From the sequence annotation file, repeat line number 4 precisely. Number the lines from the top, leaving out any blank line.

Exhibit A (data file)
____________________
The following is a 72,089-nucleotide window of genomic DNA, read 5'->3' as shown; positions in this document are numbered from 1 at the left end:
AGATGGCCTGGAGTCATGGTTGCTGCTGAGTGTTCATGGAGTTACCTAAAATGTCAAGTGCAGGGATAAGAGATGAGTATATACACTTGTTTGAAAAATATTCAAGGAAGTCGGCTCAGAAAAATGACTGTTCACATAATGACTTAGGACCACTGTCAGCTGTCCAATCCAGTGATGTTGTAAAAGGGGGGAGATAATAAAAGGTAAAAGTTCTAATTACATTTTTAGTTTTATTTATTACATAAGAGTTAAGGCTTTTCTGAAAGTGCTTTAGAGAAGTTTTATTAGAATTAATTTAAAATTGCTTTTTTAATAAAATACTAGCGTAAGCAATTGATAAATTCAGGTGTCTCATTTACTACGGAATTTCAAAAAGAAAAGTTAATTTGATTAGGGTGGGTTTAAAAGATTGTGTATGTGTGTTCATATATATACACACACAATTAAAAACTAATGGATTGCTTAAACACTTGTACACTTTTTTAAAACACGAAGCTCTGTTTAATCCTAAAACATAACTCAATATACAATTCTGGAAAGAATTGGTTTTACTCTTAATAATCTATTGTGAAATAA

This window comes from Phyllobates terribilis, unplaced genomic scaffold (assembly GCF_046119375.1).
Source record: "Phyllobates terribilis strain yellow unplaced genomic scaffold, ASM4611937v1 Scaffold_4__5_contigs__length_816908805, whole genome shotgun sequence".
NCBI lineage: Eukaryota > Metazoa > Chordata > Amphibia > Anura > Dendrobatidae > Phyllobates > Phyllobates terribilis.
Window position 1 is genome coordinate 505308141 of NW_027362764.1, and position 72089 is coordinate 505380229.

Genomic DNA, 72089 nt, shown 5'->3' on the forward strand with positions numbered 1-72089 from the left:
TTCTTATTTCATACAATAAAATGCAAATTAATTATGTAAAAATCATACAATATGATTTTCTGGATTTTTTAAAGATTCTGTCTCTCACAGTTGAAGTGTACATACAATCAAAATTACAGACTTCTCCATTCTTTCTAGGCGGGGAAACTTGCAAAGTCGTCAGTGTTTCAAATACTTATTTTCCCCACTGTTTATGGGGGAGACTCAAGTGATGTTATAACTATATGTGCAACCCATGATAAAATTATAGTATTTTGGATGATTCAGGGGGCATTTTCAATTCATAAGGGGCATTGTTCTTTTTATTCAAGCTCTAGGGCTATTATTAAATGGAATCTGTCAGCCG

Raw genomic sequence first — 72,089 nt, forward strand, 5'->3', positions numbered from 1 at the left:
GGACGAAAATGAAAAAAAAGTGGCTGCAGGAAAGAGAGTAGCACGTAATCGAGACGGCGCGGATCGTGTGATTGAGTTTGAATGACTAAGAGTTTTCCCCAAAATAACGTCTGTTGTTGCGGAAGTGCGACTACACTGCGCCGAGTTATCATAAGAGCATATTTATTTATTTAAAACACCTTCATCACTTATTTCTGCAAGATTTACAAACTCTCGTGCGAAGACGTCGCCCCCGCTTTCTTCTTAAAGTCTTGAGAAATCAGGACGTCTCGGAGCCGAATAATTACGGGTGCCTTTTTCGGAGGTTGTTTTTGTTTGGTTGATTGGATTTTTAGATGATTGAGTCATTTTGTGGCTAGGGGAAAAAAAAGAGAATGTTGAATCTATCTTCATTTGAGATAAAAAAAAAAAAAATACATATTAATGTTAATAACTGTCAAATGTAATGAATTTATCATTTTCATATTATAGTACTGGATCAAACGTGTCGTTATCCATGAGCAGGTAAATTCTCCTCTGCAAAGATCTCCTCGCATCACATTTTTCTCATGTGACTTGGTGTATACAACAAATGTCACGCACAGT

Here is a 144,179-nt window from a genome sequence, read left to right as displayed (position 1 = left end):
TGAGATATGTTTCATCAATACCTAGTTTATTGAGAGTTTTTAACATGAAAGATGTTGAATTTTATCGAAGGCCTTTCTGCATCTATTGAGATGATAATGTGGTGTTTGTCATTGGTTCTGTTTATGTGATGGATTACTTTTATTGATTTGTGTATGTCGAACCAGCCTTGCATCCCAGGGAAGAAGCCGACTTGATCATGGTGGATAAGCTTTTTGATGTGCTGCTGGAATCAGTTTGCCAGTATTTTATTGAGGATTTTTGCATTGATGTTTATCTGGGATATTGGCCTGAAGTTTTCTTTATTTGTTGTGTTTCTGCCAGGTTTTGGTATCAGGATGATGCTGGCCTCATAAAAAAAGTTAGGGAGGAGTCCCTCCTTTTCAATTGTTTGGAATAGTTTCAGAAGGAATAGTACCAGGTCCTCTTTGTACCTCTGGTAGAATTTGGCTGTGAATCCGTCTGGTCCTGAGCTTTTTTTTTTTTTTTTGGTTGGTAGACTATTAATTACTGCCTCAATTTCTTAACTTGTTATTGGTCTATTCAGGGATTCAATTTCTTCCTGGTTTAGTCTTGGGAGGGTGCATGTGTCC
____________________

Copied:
Source record: "Phyllobates terribilis strain yellow unplaced genomic scaffold, ASM4611937v1 Scaffold_4__5_contigs__length_816908805, whole genome shotgun sequence".